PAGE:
Oh, I didn't take him seriously at all. His whole column was entirely about one comment I made about his last column which he apparently completely misunderstood. The whole thing is silly.

I just it was an amazing coincidence (? Still not convinced it is entirely coincidental) that there were two smelly fish columns this week!!!

Maybe I should check the New York Times for a mention.

Sept. 25, 2009

Fish I don't know what you said to set him off, but I really liked his column. Every 20 percenter (that's what I call the nitwits that kept Bush's approval rating from never dropping below that) should read it.

Sept. 25, 2009

My liberal lawyer friend is from Seattle, and she told me that PETA is now complaining about that market where they toss all the fish (you know the spot...a touristy place now that's always shown when they show clips of Seattle, right before the usual clip of the Space Needle).

I've found that CityBeat is the perfect publication for wrapping fish.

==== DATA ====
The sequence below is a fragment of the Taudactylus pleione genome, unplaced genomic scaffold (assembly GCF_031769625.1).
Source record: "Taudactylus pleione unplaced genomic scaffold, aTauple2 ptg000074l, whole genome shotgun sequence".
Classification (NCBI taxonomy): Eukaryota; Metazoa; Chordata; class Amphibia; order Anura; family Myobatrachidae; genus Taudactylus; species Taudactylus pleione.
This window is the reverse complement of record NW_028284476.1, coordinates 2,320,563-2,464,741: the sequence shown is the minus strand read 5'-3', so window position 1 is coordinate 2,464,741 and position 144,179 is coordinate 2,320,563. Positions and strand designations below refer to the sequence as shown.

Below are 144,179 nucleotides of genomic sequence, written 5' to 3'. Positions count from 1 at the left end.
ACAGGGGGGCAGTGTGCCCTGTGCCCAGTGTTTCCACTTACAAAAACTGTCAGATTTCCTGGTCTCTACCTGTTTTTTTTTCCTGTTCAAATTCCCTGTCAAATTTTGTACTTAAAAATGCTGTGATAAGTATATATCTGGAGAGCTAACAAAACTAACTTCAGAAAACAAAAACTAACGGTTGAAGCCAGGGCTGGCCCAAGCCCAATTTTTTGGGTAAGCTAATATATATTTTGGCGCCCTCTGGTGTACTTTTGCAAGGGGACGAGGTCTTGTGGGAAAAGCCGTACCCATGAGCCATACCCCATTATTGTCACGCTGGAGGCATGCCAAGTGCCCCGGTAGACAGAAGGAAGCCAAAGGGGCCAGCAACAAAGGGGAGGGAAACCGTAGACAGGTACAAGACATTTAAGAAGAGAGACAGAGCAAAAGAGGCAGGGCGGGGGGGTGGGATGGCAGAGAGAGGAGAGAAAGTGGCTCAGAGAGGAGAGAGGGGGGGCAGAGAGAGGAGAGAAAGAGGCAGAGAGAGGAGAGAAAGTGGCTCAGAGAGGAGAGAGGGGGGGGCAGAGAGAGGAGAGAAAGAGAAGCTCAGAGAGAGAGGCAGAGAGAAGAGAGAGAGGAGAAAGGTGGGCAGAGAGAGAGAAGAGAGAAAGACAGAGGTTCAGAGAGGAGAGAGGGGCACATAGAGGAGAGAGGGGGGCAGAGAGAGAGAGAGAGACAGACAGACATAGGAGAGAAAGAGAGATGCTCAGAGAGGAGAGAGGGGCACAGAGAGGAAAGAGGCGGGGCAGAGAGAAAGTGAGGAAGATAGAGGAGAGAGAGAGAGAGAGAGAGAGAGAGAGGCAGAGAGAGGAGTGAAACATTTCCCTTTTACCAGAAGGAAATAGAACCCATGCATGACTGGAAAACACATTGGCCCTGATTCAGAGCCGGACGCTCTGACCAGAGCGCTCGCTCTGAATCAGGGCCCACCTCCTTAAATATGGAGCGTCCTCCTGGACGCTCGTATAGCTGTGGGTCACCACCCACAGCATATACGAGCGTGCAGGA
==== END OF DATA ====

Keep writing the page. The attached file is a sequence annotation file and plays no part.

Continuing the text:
But, I was wondering. I got backstage at a Yes concert at Humphrey's. Their bass player Chris Squier is nicknamed "fish". Which is kind of a weird nickname. Now, The Who's late bassist was nicknamed "The Ox". A slightly better nickname, but not by much. And of course, there's "Flea" of the Chili Peppers. We should ask Matthew Alice why bassists get saddled with the worst nicknames (Sting is even stupid, but at least it's not an animal or bug).

I gotta figure out if Country Joe and the Fish, the band that played Woodstock and had the famous Vietnam song, had their bassist with that nickname. I know someone in that band was the actual fish. Just not sure which one.

Sept. 25, 2009

(#9) Josh, their bass player was Bruce Barthol; maybe you're thinking of Chicken Hirsh. Their name came from a quotation from Chairman Mao about "every fish in the sea." I'm not sure what the whole quote is; I've misplaced my copy of the Red Book.

Sept. 25, 2009

Actually, Josh, Country Joe and the Fish didn't play Woodstock -- just Country Joe. He was a red-diaper baby, by the way, whose parents named him after Joe Stalin.